How Norwich Road is transforming attitudes to become the town's multicultural hub
PUBLISHED: 08:00 04 April 2019 | UPDATED: 08:00 04 April 2019
The latest instalment in our series on multicultural Ipswich takes a look at the Destination Norwich Road project, which aims to transform perceptions about this diverse part of the town.
Walk along Ipswich’s Norwich Road and it may seem like you’ve left Suffolk for a far away land.
Russian supermarkets, Portuguese cafes and Turkish restaurants sit side by side, touting exotic wares to an international clientele.
For some Ipswich natives, the transformation has been unsettling. New faces and unfamiliar languages have left some people uneasy about their new surroundings. They say the road has become a no-go area, referred to in disparaging terms on social media and a focal point for fears about immigration.
According to those working with the diverse communities within Norwich Road, however, this is a narrative based on fear and a lack of understanding.
The reality, they say, is that Norwich Road is one of the most exciting and vibrant spaces that Ipswich has to offer, a cultural melting pot frothing with colour, sounds and flavours.
Their task – through the Destination Norwich Road project – is to spread that message across the wider community, breaking down barriers and dispelling misinformation.
“What has motivated us to do this work, is because we believe, overall, the view of the street is negative, but unjustifiably so,” said Phanuel Mutumburi, of the Ipswich and Suffolk Council for Racial Equality.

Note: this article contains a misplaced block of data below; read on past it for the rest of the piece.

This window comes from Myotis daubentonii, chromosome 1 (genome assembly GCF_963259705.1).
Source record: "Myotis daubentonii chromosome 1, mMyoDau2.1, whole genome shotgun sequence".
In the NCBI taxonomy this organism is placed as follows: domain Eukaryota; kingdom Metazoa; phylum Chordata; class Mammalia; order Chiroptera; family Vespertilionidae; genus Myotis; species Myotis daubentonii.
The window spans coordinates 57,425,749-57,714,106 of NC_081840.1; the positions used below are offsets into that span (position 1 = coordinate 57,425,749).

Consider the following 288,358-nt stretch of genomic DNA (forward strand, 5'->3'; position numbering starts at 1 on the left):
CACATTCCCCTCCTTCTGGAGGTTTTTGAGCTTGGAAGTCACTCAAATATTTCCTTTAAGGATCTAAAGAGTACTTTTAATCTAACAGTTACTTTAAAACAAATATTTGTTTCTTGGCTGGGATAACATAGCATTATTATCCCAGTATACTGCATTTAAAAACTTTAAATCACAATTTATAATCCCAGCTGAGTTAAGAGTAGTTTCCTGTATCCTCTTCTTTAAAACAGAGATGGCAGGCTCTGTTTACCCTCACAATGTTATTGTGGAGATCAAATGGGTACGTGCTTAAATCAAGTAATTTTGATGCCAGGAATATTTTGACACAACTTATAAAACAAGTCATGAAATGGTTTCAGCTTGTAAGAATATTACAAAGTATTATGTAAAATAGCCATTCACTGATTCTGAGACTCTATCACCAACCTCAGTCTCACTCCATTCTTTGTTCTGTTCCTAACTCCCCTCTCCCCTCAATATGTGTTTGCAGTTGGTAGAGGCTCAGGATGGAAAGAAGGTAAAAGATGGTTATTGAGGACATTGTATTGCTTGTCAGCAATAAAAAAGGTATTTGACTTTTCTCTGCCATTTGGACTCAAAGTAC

“The view of the man on the street, be they prejudiced or not, unfortunately, is that this is a bad place.
“However, when I visit Norwich Road, there’s vibrancy and an energy that you don’t see in other parts of the town.
“This is something that’s quite palpable, it’s beautiful, but how do we share this with the rest of the community and the town?”
Mark Straw, of Community Praxis, another driver behind the project, said: “Norwich Road is unfortunately tarnished with a range of reputations of people’s pathologies.
“That’s what we’re trying to address.”
The project began around five years ago to support the members of the minority business community, but soon transformed into a bolder scheme to change people’s perception of the road.